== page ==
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, 24 (4), 301-11

New Therapeutic Options for Autism Spectrum Disorder: Experimental Evidences


New Therapeutic Options for Autism Spectrum Disorder: Experimental Evidences

Olga Peñagarikano. Exp Neurobiol.


Autism spectrum disorder (ASD) is characterized by impairment in two behavioral domains: social interaction/communication together with the presence of stereotyped behaviors and restricted interests. The heterogeneity in the phenotype among patients and the complex etiology of the disorder have long impeded the advancement of the development of successful pharmacotherapies. However, in the recent years, the integration of findings of multiple levels of research, from human genetics to mouse models, have made considerable progress towards the understanding of ASD pathophysiology, allowing the development of more effective targeted drug therapies. The present review discusses the current state of pharmacological research in ASD based on the emerging common pathophysiology signature.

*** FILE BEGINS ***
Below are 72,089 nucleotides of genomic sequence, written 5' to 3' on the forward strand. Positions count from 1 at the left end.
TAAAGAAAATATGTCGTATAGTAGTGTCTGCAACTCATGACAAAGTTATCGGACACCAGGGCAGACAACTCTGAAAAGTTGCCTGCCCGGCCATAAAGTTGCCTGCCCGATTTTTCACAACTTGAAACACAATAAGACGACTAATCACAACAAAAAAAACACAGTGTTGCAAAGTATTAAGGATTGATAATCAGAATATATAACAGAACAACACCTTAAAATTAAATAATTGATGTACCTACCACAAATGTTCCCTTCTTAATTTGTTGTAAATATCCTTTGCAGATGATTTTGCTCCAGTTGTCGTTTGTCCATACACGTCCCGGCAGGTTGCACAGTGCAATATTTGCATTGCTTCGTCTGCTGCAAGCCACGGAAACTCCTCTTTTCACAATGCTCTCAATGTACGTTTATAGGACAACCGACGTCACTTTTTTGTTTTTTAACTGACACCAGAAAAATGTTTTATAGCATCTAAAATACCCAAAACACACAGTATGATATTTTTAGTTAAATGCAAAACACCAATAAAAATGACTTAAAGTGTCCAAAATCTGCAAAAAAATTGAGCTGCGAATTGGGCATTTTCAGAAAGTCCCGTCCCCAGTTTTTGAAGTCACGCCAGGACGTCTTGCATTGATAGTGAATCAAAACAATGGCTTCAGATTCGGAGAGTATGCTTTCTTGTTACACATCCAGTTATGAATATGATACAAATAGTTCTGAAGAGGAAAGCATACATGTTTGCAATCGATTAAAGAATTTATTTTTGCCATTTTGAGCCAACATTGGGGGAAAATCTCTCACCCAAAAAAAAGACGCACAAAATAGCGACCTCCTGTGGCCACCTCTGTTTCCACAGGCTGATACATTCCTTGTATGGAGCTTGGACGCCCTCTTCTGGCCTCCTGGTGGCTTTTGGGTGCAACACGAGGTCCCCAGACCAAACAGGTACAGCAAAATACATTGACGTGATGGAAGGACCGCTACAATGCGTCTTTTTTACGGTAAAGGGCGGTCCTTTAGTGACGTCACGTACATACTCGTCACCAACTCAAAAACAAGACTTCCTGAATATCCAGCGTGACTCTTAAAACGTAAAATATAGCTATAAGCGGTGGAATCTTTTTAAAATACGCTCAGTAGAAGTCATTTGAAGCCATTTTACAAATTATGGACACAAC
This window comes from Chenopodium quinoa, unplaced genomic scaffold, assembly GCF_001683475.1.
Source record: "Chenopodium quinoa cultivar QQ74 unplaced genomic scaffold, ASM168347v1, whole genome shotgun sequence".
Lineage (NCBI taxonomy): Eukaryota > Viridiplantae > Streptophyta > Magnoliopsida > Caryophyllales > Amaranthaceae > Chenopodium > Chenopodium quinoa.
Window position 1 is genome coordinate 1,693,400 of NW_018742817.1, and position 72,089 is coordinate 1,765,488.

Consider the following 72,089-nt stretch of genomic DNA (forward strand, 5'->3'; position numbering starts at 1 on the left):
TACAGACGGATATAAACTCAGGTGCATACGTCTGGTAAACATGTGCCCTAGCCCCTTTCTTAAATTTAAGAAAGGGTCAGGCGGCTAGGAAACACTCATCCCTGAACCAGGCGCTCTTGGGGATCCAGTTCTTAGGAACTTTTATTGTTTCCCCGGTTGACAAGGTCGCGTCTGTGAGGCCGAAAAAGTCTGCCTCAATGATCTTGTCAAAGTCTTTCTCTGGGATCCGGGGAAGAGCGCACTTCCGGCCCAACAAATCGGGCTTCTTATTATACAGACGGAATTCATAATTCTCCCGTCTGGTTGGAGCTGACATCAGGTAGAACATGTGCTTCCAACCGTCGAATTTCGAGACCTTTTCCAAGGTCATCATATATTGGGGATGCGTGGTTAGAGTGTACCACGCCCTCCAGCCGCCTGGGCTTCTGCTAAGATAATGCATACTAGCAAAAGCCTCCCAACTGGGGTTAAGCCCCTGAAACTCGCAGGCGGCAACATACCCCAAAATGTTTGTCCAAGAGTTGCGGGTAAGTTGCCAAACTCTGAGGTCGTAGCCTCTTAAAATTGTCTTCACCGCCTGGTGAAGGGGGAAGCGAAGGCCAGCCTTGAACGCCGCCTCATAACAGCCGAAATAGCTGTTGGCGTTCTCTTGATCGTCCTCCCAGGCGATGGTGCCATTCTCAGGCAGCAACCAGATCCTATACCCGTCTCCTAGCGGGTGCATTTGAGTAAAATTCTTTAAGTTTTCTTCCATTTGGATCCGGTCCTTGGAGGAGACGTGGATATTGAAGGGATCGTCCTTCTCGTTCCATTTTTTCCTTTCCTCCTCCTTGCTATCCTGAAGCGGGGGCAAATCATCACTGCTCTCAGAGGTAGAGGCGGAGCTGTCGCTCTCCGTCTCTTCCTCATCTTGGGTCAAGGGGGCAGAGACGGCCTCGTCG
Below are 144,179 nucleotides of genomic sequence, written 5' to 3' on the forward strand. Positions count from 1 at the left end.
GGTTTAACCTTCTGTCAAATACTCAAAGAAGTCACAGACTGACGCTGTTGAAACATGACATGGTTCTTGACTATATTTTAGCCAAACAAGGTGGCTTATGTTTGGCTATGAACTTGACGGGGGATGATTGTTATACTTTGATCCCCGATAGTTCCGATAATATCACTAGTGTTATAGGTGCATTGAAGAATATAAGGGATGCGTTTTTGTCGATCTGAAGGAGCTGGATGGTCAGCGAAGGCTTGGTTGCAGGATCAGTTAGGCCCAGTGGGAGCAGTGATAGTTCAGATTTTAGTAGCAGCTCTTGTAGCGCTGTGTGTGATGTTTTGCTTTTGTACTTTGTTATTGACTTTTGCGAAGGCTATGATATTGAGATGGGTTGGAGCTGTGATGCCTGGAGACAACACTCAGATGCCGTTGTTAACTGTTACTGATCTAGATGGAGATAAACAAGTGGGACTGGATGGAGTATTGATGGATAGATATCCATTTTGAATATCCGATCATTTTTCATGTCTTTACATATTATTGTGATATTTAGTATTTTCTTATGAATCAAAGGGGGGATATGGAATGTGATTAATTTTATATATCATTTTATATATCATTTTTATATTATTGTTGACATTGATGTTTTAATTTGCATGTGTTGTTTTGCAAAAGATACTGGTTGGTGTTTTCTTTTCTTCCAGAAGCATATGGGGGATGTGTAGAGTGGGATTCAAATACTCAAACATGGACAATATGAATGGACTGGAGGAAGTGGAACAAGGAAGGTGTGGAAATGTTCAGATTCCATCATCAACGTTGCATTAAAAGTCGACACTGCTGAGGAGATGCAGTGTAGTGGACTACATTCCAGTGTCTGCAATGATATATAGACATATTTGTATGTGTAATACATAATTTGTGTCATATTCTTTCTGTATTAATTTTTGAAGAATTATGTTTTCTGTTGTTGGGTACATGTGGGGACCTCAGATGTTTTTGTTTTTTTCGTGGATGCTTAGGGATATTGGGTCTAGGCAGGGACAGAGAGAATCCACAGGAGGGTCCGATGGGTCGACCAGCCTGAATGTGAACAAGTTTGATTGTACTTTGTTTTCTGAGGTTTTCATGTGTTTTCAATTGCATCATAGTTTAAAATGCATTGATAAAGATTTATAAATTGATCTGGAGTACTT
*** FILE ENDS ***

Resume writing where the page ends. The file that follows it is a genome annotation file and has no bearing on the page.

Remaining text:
Keywords: ASD; Autism; Pharmacotherapy; Repetitive behavior; Social behavior; Treatment.


Fig. 1
Fig. 1. Schematic representation of the strategies used to guide ASD treatment. Non-targeted treatments are directed towards treating symptomatology rather than underlying neurobiology and allow for management of associated maladaptive behaviors (left). On the other hand, the integration of multiple research approaches, from human studies to animal models based on human genetic findings converge in a deeper understanding of ASD pathophysiology guiding the development of novel more focused targeted treatments.

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